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Abstract #3924

How brain reacts to attack at a hub region

Wenyu Tu1, Zilu Ma2, Yuncong Ma2, and Nanyin Zhang2
1The Huck Institutes of the Life Sciences, Penn State University, University Park, PA, United States, 2Biomedical Engineering, Penn State University, University Park, PA, United States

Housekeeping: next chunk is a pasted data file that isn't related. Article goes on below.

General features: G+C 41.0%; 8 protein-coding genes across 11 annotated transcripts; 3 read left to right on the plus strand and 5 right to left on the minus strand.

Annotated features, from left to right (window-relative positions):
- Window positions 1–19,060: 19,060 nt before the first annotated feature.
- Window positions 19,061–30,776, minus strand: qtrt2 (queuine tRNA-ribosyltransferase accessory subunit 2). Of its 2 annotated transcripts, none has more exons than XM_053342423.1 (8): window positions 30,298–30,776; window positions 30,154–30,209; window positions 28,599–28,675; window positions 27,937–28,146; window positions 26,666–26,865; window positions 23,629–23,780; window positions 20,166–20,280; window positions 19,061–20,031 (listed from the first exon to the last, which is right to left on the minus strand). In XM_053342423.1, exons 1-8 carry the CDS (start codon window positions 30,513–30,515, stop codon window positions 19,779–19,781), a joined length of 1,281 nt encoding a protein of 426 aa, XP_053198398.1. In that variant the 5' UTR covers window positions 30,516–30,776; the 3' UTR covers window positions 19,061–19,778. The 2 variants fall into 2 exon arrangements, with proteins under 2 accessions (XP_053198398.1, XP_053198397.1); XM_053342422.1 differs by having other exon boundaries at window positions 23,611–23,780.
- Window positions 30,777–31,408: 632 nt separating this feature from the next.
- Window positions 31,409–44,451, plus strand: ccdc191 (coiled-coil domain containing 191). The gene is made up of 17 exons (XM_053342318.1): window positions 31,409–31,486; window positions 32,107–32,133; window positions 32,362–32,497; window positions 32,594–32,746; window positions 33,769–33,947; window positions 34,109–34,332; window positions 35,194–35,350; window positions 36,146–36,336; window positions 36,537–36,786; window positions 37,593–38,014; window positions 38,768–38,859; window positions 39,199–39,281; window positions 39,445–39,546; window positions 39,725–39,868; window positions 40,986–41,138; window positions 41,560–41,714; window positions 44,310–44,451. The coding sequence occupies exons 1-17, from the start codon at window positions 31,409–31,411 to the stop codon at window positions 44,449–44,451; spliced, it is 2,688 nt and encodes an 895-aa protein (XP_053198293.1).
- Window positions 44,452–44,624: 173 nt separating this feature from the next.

The brain function is a network phenomenon. However, exactly how brain network reconfigures when a brain region stops functioning is virtually unknown. By combining chemogenetic and resting-state fMRI methods in an awake rats, we investigated the causal impact of inactivating a hub region, dorsal anterior cingulate cortex on brain network properties. We found that disrupting hub activity changed organization of the default-mode network (DMN) and DMN-related behavior. It also altered topological architecture of the whole-brain network. Our study established a system that allows for mechanistically dissecting the relationship between local regions and the whole brain network organization.

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